1. An opportunistic screening protocol for atrial fibrillation was not found to improve diagnostic rates, compared to usual care.
Evidence Rating Level: 1 (Excellent)
Atrial fibrillation (AF) is a cardiac arrhythmia that increases in prevalence with age. AF can also lead to cardiovascular conditions such as stroke and heart failure. Although the symptoms are well-known, such as shortness of breath, palpitations, and dizziness, AF can also appear asymptomatic at times, or occur as unpredictable flare-ups. This underlies the importance of effective AF screening and early detection. Still, only 1 other randomized controlled trial was conducted on the effects of AF screening and diagnosis, showing that opportunistic screening led to more diagnoses than usual care. However, this study was done in 2007, and technological advances in screening have been made since then, such as handheld electrocardiographic devices. The current study was a 1-year randomized controlled trial in the Netherlands, comparing AF diagnoses with opportunistic screening versus usual care. The study population included 17,976 patients aged 65 and over, from 96 primary care practices in the country; each practice was randomized into one of the two groups, stratified by the existing number of AF patients in the practice. The opportunistic group screened any primary care patient with one or more positive index tests (pulse palpation, electronic blood pressure monitor, or hand electrocardiograph), as well as randomly screening patients with negative results for all 3 tests. In the study, 45% of eligible patients were screened through the opportunistic protocol. Usual care may have differed for each physician in the study, but national guidelines suggested assessing heart rhythm in any patient presenting with AF symptoms. The study found that 1.62% of patients in the opportunistic group were newly diagnosed with AF, compared to 1.53% of patients in the usual care group. This was not a significant difference (Odds Ratio 1.06, 95% CI 0.84-1.35, P = 0.60). Therefore, an opportunistic screening protocol did not impact AF diagnostic rates, which highlights the need for exploring other methods to diagnose patients early, such as through targeted screening or heart rhythm monitoring through common wireless devices.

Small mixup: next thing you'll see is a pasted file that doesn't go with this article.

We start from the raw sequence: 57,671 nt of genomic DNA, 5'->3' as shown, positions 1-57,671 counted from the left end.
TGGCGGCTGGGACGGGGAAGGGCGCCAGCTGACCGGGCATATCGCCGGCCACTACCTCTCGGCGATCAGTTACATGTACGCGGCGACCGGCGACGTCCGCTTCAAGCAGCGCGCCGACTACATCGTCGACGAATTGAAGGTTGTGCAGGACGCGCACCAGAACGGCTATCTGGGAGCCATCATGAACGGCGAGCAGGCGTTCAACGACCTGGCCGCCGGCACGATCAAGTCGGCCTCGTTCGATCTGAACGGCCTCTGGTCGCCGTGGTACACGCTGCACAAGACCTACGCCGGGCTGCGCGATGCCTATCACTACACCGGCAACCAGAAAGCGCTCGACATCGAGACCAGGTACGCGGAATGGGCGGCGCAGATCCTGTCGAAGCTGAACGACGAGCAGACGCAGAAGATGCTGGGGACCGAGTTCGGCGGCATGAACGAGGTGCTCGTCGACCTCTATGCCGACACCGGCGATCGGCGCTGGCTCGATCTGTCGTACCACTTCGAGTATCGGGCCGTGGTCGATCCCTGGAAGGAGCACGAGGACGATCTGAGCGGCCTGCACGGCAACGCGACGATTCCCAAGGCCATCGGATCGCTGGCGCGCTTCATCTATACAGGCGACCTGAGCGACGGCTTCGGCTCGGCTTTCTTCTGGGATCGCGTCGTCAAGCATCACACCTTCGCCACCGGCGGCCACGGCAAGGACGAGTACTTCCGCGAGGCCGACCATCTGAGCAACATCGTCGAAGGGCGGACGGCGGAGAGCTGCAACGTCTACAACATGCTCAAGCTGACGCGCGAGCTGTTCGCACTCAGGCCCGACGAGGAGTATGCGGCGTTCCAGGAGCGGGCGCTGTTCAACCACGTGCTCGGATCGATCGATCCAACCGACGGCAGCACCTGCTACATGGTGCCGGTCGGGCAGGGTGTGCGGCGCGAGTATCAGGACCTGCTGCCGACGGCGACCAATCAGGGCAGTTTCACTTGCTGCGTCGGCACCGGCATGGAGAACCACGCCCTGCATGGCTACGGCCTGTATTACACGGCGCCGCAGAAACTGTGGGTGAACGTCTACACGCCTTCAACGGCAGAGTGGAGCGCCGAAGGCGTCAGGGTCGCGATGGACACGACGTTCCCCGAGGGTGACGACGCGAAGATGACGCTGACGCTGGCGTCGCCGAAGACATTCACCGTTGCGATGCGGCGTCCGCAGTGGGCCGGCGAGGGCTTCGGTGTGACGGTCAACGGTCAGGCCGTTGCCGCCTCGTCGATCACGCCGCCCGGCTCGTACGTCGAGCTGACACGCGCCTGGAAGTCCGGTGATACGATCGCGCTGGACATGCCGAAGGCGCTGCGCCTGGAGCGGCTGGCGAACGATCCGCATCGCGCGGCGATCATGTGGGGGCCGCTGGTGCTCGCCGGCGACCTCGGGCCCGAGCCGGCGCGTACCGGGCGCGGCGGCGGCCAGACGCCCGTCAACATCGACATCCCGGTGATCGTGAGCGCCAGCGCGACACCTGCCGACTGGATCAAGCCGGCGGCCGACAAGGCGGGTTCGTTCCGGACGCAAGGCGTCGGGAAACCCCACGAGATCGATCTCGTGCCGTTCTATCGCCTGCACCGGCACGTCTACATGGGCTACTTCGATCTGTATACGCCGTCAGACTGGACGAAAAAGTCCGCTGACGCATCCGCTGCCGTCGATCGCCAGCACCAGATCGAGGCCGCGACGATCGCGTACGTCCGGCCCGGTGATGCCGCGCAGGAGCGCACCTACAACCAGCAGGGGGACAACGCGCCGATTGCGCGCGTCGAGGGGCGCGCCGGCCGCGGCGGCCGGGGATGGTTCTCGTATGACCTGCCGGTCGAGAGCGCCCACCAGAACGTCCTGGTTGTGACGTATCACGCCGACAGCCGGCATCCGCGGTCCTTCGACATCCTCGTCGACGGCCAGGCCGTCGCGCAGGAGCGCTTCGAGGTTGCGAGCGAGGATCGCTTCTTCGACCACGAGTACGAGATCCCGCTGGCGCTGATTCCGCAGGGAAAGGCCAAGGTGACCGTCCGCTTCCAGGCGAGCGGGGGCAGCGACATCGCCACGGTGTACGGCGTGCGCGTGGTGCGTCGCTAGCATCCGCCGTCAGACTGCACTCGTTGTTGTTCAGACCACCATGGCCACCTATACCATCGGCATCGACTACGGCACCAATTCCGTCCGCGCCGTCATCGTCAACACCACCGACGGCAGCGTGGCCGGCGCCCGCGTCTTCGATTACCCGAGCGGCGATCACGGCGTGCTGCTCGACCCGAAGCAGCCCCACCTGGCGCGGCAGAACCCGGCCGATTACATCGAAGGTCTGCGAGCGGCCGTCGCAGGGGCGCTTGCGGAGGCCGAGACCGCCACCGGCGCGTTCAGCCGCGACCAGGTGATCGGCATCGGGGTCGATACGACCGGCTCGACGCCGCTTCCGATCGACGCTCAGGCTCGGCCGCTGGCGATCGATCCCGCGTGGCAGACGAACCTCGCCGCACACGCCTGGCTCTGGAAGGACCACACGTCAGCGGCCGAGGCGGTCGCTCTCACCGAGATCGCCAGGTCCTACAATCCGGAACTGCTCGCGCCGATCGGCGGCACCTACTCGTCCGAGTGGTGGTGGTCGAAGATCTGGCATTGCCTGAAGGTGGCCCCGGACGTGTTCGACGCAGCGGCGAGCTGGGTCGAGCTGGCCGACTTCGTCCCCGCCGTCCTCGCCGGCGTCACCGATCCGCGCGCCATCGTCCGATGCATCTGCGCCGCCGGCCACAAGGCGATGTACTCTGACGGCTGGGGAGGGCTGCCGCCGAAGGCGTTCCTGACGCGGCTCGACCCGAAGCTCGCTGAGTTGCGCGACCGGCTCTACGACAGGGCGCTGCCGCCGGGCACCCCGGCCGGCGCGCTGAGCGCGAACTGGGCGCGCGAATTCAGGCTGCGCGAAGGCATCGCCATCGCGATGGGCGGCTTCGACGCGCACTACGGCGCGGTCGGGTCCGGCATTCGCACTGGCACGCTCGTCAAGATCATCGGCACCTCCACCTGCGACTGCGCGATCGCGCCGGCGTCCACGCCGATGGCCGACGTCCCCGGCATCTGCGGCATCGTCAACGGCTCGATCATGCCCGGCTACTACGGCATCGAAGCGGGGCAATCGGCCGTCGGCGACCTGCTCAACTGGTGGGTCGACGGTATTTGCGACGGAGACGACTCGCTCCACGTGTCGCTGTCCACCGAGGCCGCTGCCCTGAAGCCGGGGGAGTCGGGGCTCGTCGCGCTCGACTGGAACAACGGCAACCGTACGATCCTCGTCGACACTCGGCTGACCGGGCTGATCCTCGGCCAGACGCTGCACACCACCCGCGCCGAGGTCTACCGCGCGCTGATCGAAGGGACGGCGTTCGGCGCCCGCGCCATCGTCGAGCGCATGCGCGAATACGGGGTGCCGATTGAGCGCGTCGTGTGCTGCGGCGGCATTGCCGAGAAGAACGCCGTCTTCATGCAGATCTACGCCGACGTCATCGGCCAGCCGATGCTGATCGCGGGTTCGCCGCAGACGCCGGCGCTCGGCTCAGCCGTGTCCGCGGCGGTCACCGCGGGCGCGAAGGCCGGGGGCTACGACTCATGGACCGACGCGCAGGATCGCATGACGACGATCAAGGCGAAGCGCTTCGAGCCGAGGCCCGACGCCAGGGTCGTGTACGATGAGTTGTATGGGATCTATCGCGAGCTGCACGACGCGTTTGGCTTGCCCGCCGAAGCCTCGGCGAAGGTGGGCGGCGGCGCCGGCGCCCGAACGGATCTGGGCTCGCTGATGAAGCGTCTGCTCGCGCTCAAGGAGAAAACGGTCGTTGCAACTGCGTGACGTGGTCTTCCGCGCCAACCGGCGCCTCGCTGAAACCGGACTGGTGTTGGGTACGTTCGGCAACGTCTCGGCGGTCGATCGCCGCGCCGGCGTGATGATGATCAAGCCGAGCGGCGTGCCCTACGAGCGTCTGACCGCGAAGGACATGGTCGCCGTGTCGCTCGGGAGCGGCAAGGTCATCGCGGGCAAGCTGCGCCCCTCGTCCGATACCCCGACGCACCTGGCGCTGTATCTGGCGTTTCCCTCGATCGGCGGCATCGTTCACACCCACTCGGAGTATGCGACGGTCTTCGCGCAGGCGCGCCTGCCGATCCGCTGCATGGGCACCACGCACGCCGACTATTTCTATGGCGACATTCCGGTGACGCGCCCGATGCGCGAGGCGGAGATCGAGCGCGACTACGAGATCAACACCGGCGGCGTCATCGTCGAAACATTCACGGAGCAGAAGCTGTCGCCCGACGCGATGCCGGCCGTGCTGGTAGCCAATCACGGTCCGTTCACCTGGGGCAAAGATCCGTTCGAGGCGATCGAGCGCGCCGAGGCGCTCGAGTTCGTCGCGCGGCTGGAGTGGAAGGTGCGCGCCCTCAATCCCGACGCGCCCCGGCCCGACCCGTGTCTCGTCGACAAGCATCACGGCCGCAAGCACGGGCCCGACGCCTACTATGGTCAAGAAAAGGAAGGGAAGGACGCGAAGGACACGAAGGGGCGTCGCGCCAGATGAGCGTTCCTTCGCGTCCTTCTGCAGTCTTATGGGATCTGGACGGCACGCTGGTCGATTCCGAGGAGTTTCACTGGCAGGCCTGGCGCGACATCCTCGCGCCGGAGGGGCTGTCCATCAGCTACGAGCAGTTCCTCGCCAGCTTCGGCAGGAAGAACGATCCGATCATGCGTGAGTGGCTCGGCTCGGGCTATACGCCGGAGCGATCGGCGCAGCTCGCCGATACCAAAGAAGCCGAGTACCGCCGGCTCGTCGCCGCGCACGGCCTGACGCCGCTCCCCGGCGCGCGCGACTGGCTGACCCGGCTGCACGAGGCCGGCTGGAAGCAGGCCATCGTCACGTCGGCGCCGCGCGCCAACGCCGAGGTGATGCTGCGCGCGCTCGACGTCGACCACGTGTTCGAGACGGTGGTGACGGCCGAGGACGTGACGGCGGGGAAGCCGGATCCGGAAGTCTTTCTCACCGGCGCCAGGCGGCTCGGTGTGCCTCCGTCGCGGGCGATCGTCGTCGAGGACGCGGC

Click to read the study in BMJ
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